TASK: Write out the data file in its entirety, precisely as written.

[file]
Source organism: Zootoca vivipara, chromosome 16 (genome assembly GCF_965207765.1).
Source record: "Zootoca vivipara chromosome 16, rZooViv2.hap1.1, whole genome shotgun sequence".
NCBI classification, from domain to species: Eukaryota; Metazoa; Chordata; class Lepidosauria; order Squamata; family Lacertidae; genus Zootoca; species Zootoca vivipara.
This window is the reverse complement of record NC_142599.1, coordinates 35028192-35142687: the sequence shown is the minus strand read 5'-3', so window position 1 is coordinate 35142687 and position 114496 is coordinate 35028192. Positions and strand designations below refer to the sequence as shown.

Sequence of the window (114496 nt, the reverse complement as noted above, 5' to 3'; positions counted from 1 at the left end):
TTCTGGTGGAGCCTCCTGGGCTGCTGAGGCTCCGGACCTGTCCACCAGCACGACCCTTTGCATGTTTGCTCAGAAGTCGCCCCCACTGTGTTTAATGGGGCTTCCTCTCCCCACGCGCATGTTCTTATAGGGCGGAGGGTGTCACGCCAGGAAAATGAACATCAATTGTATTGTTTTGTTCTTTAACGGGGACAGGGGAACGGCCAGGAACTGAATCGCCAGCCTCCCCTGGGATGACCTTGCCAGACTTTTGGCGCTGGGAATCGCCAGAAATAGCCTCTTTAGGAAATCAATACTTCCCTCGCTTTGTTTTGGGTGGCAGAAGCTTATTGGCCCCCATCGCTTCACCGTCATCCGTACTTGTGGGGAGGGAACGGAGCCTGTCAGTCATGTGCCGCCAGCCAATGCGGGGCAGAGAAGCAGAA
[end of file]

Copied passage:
Source organism: Zootoca vivipara, chromosome 16 (genome assembly GCF_965207765.1).
Source record: "Zootoca vivipara chromosome 16, rZooViv2.hap1.1, whole genome shotgun sequence".
NCBI classification, from domain to species: Eukaryota; Metazoa; Chordata; class Lepidosauria; order Squamata; family Lacertidae; genus Zootoca; species Zootoca vivipara.
This window is the reverse complement of record NC_142599.1, coordinates 35028192-35142687: the sequence shown is the minus strand read 5'-3', so window position 1 is coordinate 35142687 and position 114496 is coordinate 35028192. Positions and strand designations below refer to the sequence as shown.

Sequence of the window (114496 nt, the reverse complement as noted above, 5' to 3'; positions counted from 1 at the left end):
TTCTGGTGGAGCCTCCTGGGCTGCTGAGGCTCCGGACCTGTCCACCAGCACGACCCTTTGCATGTTTGCTCAGAAGTCGCCCCCACTGTGTTTAATGGGGCTTCCTCTCCCCACGCGCATGTTCTTATAGGGCGGAGGGTGTCACGCCAGGAAAATGAACATCAATTGTATTGTTTTGTTCTTTAACGGGGACAGGGGAACGGCCAGGAACTGAATCGCCAGCCTCCCCTGGGATGACCTTGCCAGACTTTTGGCGCTGGGAATCGCCAGAAATAGCCTCTTTAGGAAATCAATACTTCCCTCGCTTTGTTTTGGGTGGCAGAAGCTTATTGGCCCCCATCGCTTCACCGTCATCCGTACTTGTGGGGAGGGAACGGAGCCTGTCAGTCATGTGCCGCCAGCCAATGCGGGGCAGAGAAGCAGAA